An Admittance-Controlled Force-Scaling Dexterous Assistive Robotic System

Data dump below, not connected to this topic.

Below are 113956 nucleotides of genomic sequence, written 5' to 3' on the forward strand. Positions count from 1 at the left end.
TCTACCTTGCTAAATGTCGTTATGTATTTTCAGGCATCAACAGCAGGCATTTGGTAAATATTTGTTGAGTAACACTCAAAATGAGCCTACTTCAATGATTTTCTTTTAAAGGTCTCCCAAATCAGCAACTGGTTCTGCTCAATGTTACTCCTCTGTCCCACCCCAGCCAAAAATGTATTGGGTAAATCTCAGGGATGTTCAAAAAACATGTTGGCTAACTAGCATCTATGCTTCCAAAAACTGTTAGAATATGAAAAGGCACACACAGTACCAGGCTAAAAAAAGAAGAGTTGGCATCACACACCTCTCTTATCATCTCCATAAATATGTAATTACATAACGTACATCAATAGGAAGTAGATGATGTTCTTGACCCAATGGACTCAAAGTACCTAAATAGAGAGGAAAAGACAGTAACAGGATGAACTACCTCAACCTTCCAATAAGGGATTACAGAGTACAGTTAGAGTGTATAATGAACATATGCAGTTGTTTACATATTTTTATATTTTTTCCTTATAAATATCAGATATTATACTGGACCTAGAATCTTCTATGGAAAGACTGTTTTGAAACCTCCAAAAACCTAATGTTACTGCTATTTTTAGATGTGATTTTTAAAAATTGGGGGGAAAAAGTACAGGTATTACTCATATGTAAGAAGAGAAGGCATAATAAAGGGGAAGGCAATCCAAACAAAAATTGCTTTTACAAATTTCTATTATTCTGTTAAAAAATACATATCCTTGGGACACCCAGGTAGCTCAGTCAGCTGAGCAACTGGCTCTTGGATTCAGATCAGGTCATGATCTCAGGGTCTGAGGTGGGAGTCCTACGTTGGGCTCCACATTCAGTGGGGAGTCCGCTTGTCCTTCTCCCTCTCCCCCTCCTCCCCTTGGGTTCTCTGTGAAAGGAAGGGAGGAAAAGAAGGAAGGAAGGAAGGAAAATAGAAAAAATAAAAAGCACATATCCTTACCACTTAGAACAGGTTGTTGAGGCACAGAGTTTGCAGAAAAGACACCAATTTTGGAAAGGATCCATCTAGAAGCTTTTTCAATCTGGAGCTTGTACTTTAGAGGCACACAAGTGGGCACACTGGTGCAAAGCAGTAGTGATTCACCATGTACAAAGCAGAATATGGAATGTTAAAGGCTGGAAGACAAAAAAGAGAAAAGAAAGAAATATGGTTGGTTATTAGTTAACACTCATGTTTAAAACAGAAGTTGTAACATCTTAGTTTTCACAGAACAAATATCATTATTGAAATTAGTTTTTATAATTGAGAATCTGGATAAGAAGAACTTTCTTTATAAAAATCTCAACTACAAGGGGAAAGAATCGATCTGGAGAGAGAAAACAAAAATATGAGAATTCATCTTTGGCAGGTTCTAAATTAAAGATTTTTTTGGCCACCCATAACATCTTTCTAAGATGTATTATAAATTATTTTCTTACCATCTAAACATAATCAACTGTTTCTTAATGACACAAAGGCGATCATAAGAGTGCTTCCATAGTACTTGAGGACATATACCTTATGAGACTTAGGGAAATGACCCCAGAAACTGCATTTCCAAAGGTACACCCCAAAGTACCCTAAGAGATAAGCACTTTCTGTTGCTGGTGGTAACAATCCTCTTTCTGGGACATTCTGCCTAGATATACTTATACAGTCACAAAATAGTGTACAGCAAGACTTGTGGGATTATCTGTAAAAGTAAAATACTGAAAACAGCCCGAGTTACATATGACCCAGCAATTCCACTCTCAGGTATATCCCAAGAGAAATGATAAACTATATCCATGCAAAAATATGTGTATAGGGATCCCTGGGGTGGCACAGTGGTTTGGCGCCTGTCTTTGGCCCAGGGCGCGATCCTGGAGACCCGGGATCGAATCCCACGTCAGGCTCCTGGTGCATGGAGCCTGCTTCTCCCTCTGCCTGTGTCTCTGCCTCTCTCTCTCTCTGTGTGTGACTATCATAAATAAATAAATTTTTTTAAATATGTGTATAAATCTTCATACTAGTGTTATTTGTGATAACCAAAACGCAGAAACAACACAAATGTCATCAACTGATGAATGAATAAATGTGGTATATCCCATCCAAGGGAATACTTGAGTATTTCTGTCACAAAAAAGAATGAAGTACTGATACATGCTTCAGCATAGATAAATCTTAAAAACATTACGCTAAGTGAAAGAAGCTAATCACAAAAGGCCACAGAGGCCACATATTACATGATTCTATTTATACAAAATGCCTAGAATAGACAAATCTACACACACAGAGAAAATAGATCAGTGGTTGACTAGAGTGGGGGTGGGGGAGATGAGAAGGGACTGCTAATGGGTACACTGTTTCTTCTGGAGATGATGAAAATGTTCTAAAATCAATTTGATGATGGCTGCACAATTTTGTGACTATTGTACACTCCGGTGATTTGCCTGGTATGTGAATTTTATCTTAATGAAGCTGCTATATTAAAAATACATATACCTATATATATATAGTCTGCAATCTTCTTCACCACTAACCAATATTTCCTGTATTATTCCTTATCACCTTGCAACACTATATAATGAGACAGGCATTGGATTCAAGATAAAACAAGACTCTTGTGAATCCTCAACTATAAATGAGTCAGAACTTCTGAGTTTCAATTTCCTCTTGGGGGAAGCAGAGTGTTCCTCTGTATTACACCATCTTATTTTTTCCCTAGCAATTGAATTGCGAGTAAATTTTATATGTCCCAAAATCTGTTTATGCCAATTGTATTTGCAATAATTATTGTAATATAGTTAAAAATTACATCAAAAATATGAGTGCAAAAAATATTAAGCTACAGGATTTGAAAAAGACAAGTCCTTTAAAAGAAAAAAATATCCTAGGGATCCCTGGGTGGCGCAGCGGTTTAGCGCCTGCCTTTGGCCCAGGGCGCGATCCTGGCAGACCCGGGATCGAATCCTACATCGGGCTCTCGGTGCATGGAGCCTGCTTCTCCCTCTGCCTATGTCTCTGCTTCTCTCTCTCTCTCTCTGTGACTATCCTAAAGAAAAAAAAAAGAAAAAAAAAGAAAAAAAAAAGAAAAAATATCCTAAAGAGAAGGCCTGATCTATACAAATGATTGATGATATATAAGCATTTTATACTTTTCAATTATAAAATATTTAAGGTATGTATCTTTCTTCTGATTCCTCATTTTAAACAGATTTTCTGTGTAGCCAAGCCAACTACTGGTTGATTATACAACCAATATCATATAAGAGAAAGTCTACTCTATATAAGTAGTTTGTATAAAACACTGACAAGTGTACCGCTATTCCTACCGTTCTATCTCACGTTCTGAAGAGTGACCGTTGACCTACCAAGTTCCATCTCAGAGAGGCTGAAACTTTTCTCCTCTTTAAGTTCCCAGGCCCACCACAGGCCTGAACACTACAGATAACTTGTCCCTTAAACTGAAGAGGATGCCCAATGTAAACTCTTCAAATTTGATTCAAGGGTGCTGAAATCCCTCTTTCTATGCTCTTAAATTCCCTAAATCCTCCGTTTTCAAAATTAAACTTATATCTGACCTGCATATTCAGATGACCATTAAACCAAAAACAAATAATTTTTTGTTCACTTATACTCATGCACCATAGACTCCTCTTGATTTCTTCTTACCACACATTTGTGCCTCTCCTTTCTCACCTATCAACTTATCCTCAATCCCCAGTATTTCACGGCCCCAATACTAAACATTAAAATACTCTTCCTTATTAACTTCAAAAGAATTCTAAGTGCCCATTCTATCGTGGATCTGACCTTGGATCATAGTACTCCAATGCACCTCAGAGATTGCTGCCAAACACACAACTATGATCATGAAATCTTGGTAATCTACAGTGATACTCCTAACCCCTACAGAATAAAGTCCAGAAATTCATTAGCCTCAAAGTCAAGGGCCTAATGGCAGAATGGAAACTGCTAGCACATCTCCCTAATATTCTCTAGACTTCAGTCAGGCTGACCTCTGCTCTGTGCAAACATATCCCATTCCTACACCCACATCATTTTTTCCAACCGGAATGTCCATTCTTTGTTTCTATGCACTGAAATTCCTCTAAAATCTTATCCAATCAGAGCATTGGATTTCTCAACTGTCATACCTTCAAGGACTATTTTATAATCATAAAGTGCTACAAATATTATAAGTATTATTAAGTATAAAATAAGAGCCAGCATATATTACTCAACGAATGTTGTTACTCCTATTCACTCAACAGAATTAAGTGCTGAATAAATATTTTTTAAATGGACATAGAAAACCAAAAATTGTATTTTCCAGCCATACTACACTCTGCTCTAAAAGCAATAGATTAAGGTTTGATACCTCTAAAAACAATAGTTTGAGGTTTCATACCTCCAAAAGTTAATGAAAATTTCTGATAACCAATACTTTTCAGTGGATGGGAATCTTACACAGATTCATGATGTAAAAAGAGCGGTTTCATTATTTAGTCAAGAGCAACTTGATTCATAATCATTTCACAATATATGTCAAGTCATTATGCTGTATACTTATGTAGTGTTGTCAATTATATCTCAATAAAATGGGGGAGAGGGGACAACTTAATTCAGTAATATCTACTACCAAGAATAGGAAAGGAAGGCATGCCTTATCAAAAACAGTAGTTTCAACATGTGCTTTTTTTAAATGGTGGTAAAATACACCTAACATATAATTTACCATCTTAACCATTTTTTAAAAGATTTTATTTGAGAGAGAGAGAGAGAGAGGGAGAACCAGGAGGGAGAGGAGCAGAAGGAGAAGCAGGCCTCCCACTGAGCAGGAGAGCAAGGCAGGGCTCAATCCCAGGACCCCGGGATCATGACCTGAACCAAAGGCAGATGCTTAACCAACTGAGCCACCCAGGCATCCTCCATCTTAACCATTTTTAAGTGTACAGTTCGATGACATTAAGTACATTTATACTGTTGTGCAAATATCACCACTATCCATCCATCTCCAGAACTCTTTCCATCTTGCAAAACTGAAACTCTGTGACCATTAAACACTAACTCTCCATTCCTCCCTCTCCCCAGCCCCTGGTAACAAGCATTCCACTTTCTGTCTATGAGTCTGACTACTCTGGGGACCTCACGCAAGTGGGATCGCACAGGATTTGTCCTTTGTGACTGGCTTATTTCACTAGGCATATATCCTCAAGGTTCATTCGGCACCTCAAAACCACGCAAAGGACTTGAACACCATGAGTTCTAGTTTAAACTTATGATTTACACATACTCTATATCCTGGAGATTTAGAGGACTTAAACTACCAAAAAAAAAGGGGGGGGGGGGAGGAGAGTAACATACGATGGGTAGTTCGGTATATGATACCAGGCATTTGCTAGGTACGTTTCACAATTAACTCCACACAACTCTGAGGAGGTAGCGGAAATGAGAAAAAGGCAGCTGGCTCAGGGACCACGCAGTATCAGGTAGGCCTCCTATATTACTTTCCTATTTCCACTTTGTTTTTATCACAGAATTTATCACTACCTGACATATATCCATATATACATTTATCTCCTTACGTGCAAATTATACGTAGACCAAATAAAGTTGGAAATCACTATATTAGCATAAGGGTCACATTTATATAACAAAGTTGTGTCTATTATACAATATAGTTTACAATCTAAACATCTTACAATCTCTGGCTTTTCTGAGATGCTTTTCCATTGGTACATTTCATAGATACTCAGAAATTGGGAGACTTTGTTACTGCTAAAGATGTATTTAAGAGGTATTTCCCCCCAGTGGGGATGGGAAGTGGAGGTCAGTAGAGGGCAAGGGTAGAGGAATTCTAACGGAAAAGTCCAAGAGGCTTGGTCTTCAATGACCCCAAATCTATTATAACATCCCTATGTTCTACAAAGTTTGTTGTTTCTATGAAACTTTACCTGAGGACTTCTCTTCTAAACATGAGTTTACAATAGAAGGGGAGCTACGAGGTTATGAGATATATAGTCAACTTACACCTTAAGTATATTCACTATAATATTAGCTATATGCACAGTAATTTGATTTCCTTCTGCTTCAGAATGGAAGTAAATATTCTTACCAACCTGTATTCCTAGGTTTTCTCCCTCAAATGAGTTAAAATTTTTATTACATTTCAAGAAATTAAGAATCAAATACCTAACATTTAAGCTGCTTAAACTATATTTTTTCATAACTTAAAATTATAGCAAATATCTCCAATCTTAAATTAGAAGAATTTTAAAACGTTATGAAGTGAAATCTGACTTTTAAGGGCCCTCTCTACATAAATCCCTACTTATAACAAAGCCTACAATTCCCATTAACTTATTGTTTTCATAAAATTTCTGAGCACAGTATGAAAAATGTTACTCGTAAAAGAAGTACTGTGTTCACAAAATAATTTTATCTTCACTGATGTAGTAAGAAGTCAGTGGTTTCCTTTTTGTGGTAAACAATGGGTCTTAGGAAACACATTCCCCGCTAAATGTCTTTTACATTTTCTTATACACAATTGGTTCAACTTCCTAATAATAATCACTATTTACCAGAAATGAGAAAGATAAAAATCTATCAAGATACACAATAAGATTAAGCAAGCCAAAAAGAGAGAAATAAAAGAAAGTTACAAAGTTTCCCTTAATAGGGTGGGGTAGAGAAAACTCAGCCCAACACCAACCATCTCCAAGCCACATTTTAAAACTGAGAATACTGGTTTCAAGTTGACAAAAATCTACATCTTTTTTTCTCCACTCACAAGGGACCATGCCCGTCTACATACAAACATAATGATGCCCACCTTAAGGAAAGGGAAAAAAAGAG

Play has a vital role in a child's development; it can affect everything from social and language to cognitive and perceptual skills. However, if a child has a physical disability, the fundamental limitations of their disability may prevent them from participating in all forms of play. Construction and block play is an example of play that may be dicult for children who have reduced upper body strength and are, therefore, unable to manipulate heavier objects in space. In this paper, we propose a novel 6 degree-of-freedom admittance-controlled, force-scaling robot that will allow for children to lift heavier objects than they would normally be able to, while still retaining the full range of motion of their upper-body. This assistive system is designed to retain the user's haptic perception, allowing the user to still partially feel the weight of the objects that they are manipulating. Two user studies are done to evaluate the usability of the system. First, in order to ensure that the force scaling of the system does not negatively affect a user's haptic perception, ten able-bodied individuals were asked to order a series of buckets with identical appearances but different masses from lightest to heaviest with three different force scaling factors. It was shown that the force amplification ability of the system does not significantly detract from user's ability to discriminate masses. Second, in order to evaluate the precision and the usefulness of the force scaling of the system, users were asked to perform a challenging peg-in-hole insertion task. Results indicate that the system has a positive effect on the ability of a user to perform the task when the assistance is necessary. However, increasing amounts of assistance do not have any significant effect past those required for participants to complete the task without issues. The effect of a modular reacher bar that can augment the workspace of users is investigated through a similar peg-in-hole insertion task. For the trials with the modular reacher bar attached, it is shown that the system's force amplification has a very positive effect in assisting users in completing the task. It should be noted that although the target population for this paper is children with disabilities, there can also be uses for this system as a general assistive technology for adults with upper-body weakness in their daily lives.